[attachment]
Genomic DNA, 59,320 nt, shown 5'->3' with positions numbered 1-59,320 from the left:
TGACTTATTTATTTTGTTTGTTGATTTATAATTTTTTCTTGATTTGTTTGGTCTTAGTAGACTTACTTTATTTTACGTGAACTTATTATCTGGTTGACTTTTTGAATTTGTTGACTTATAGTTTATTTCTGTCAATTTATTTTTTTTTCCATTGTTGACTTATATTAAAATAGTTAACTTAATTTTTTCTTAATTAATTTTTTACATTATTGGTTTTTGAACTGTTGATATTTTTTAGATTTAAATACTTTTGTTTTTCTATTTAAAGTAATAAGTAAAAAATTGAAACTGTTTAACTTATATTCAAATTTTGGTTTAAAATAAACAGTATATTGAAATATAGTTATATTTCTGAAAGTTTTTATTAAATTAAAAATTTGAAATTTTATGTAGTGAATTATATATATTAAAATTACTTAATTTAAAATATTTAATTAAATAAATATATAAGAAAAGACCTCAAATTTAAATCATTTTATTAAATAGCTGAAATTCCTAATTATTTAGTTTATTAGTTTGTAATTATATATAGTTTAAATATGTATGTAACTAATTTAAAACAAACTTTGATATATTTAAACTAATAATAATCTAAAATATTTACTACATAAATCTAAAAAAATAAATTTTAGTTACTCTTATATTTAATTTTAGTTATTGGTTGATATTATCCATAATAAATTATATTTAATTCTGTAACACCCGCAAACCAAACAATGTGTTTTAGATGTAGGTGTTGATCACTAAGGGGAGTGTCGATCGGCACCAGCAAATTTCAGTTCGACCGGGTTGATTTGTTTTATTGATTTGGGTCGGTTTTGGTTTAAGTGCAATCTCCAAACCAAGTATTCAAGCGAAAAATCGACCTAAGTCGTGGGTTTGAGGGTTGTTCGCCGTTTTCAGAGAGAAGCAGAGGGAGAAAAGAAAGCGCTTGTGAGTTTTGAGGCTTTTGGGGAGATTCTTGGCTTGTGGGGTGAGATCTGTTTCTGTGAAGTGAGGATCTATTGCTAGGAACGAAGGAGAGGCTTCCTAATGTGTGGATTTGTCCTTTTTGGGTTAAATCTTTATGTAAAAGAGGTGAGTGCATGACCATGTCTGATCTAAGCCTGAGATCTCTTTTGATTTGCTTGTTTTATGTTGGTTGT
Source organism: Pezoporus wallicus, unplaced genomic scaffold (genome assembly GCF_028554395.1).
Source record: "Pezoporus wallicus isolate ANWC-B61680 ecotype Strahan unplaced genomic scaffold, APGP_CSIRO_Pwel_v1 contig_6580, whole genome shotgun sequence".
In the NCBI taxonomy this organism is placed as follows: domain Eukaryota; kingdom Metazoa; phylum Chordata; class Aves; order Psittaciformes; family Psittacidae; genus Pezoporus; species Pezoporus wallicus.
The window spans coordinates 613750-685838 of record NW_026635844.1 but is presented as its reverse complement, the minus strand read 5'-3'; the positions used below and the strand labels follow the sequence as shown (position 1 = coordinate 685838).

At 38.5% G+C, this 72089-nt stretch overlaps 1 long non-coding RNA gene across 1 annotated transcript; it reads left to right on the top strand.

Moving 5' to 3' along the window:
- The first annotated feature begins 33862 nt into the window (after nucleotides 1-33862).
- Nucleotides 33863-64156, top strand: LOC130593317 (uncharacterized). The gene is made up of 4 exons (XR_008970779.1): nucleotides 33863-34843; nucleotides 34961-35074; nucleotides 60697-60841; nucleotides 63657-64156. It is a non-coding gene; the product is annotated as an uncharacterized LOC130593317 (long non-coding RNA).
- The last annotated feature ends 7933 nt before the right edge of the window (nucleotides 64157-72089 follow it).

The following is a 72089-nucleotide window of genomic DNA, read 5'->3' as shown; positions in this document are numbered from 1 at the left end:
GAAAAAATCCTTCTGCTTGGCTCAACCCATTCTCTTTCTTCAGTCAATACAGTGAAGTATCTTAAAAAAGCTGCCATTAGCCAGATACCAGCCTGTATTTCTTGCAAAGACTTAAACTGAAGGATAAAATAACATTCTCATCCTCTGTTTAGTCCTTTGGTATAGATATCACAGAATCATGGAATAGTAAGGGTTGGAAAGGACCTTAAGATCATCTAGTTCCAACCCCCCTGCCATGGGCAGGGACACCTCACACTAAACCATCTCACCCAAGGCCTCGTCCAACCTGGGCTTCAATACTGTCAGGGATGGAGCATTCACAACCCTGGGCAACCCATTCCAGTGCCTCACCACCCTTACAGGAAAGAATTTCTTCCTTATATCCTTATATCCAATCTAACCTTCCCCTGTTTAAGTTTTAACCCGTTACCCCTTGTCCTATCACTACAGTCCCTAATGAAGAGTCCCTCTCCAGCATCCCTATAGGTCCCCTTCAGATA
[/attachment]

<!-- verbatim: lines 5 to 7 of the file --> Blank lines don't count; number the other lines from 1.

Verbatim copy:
In the NCBI taxonomy this organism is placed as follows: domain Eukaryota; kingdom Metazoa; phylum Chordata; class Aves; order Psittaciformes; family Psittacidae; genus Pezoporus; species Pezoporus wallicus.
The window spans coordinates 613750-685838 of record NW_026635844.1 but is presented as its reverse complement, the minus strand read 5'-3'; the positions used below and the strand labels follow the sequence as shown (position 1 = coordinate 685838).

At 38.5% G+C, this 72089-nt stretch overlaps 1 long non-coding RNA gene across 1 annotated transcript; it reads left to right on the top strand.